Stuck at home? Let’s make the most of it!

Welcome to this week’s edition of Make It! Each week, we’ll make the most of being stuck at home with cool maker activities you can do from home. This week’s theme is one of my favorites — KID Arcade.

Using materials that you have around the house, you’ll build pinball games, bowling alleys, mini golf and more — the opportunities are endless. And we’ve adapted these activities for a variety of ages.

When you’re done, post your creations on social media, tag KID Museum (and use #KIDmakes), and we’ll be sure to share them.

For those of you looking for an even greater challenge, and live interaction with me and the other Maker Educators, check out our brand new — and super fun — Make It! Plus.

Now let’s get started making our KID Arcade!

– Ram, Senior Maker Educator

P.S. Be sure to subscribe to our mailing list to get Make it! in your inbox every week.

KID Arcade

1. Pinball

Using a cardboard box, some paper, a few around-the-house items, and a little bit of engineering, you can create your own pinball machine. 

Suggested Materials
– Cardboard or heavy cardstock, Paper, Skewers, Hot glue or tape, scissors.

Challenge your pinball design skills by testing the following:
– What household object can you use as obstacles? Can you get your ball to go over a ramp?  What about through a loop?
– Can you build a better launcher for your pinball?
– How else could you make flippers for the pinball?

Resources
Video for Younger Students
Video for Older Students
Written & Picture Guides

Click here to take this challenge to the next level.

2. Marble Mazes

Use your maze design and cardboard engineering skills to create a maze for a marble.  Ramp up your maze by adding obstacles for the marble to avoid or extra zones for players to collect points.

Suggested Materials
– Cardboard box, extra cardboard or thick paper, scissors, tape or hot glue, small marble or small ball, markers.

Challenge your arcade design skills by testing the following:
– How can you create obstacles or holes for the marble to avoid?
– What do you need to think about when designing the walls of your maze?  Is there just one start and end point? Are the paths too wide or too narrow?
– How many different paths can you marble follow to get from start to finish?
– How would it change the game if you added more marbles?

Resources
Video for Younger Students
Video for Older Students
Written & Picture Guides

Click here to take this challenge to the next level.

3. Ring Toss

Using household recyclable items, students can design and build their own version of a ring toss game. While a more traditional version can be made with paper plates and toilet paper tubes, we challenge you to get creative with other objects as pegs and rings.

Suggested Materials
– Paper towel rolls, paper plates, scissors, markers, tape. Optional: Empty bottles or dowels, rope, other round recyclables

Challenge your arcade design skills by testing the following:
– How many different types and sizes of rings can you make? Do they all toss the same?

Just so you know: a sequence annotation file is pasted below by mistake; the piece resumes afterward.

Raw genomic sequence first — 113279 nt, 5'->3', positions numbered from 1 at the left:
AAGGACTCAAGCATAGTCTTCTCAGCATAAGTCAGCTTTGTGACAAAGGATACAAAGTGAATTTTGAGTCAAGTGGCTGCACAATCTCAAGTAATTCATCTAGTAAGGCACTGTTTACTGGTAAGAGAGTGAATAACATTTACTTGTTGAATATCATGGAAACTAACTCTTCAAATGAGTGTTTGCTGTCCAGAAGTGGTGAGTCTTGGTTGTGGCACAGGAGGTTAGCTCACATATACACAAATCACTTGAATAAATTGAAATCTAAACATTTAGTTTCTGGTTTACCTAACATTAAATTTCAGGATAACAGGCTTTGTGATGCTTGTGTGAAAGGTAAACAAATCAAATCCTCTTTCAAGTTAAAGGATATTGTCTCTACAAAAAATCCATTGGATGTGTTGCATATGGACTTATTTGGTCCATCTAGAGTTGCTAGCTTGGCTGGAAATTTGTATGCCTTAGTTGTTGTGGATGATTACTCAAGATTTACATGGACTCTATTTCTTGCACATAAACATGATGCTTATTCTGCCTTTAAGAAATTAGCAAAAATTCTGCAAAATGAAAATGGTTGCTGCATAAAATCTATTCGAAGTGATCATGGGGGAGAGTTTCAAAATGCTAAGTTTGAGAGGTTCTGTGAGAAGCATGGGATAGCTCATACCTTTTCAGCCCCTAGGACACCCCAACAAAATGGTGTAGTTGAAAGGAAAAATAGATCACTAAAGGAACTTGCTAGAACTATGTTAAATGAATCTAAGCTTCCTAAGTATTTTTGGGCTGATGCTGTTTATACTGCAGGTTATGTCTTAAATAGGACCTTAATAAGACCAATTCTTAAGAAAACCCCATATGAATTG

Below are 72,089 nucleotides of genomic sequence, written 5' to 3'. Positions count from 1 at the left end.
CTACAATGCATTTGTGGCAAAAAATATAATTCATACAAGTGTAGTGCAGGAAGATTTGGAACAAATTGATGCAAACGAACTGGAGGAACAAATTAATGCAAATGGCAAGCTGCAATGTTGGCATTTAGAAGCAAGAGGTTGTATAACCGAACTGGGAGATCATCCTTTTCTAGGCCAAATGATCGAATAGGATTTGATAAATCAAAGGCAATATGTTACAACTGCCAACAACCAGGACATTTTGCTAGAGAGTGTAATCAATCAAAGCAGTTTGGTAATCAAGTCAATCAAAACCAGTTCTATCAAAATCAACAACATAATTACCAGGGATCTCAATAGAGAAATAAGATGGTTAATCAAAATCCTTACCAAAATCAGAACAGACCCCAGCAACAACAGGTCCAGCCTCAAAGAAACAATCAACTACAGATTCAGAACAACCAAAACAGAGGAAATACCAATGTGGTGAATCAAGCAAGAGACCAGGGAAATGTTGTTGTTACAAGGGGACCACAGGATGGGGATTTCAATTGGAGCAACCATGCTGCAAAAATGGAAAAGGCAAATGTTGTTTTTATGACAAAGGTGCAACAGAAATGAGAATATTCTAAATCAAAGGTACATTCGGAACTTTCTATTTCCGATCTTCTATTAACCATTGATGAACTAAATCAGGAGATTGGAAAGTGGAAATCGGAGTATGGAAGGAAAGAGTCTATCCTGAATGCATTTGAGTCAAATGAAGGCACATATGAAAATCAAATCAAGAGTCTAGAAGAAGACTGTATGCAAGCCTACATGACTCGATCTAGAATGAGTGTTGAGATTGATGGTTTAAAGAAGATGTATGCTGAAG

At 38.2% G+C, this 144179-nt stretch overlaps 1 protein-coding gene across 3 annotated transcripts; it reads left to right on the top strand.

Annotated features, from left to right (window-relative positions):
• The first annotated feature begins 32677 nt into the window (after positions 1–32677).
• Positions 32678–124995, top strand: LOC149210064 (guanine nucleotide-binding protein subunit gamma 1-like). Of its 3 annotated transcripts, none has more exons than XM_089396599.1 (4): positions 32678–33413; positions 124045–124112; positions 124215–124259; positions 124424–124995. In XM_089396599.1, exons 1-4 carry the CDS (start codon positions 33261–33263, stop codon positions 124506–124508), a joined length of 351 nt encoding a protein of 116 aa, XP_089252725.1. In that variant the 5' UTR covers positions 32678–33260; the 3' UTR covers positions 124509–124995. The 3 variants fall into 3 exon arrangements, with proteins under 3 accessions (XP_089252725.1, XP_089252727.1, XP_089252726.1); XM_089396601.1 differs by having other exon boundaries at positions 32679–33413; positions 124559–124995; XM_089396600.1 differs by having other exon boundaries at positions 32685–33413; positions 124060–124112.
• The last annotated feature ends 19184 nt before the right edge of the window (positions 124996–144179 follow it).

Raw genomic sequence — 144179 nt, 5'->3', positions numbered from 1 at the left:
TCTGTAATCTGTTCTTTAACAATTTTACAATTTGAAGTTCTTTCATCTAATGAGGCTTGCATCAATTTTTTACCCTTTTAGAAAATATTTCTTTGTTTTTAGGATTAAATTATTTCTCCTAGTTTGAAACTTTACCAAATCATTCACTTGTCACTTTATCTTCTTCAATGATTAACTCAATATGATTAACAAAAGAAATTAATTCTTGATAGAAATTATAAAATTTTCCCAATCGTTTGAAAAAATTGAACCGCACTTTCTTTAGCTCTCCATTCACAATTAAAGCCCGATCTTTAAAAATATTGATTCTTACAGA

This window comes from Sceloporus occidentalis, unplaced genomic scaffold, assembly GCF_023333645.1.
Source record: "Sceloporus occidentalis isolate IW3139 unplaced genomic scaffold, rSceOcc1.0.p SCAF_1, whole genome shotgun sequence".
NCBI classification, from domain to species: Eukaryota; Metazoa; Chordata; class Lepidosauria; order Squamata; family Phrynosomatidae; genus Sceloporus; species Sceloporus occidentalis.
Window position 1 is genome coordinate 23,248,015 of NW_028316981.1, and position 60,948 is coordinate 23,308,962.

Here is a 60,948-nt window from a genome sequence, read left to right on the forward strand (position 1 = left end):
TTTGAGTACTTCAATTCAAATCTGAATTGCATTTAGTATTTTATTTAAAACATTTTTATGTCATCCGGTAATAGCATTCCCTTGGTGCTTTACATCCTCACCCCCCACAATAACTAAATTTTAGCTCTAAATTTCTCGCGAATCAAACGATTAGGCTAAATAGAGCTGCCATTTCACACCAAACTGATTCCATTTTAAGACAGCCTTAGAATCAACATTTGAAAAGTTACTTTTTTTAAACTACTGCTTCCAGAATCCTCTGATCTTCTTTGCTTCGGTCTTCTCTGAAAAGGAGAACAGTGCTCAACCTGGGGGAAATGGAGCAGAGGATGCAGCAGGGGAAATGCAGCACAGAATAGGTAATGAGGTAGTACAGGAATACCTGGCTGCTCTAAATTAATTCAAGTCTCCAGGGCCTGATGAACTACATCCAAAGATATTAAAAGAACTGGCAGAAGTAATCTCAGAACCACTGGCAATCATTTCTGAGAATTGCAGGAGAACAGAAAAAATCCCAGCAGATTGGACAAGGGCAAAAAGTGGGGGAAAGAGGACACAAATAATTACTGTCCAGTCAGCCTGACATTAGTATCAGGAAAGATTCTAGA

-What kind of materials would make good pegs for your rings?
-Experiment with different heights and sizes of rings and pegs to create an easier or more challenging version of your game. Consider putting different point values on each peg!

Resources
Video for Younger Students
Video for Older Students
Written Instructions

Click here to take this challenge to the next level.

4. DIY Bowling

This DIY bowling challenge can be scaled up or down for a ton of at-home fun. Using plastic bottles (filled with a bit of sand or water) and a tennis ball, or using old batteries and a marble, create your own version of the arcade classic. Aim for a strike!

Suggested Materials
– 10 empty plastic bottles, tennis, whiffle or soccer ball, sand or water. Optional: Paint for decorating the bottles, cardboard to create walls and/or gutters. For a mini challenge, you can use old batteries and a marble, with colored tape and paper to decorate.

Challenge your arcade design skills by testing the following:
– How does adding weight to the pin change how they fall?
– How could you create a gutter for when the ball misses the pins?
– Test out different weights or size of “bowling” balls to see which is more effective.

Resources
Bowling with Bottles
Mini Bowling
Written Instructions

Click here to take this challenge to the next level.

5. Household Mini Golf

Turn your house into a mini golf course! Create your own ramps, obstacles and holes out of cardboard and other recycled materials. Or, create a mini-table top version that you can play with a marble or other small ball. Use your imagination and making skills to build ramps or loops for the ball to go through, or build pinwheel and other obstacles to maximize the challenge.

Suggested Materials
– Any ball, preferably one either the size of a tennis ball or smaller, household items to use as obstacles and holes. Something to use as a golf club, or try making your own out of newspaper!

Challenge your arcade design skills by testing the following:
– What household items can you use as holes?
– Don’t have a golf club? Challenge yourself to build one out of household items? Check out how this kid made a club out of newspaper and cardboard.
– Experiment with ways to build walls for the ball to bounce off of or obstacles for the ball to overcome.

Resources
Video for Younger Students
Video for Older Students
Written Instructions

Click here to take this challenge to the next level.

We'd love to see what you make!

Facebook | Instagram | Twitter

#KIDmakes

SUBMIT VIA EMAIL

Past Make it! Challenges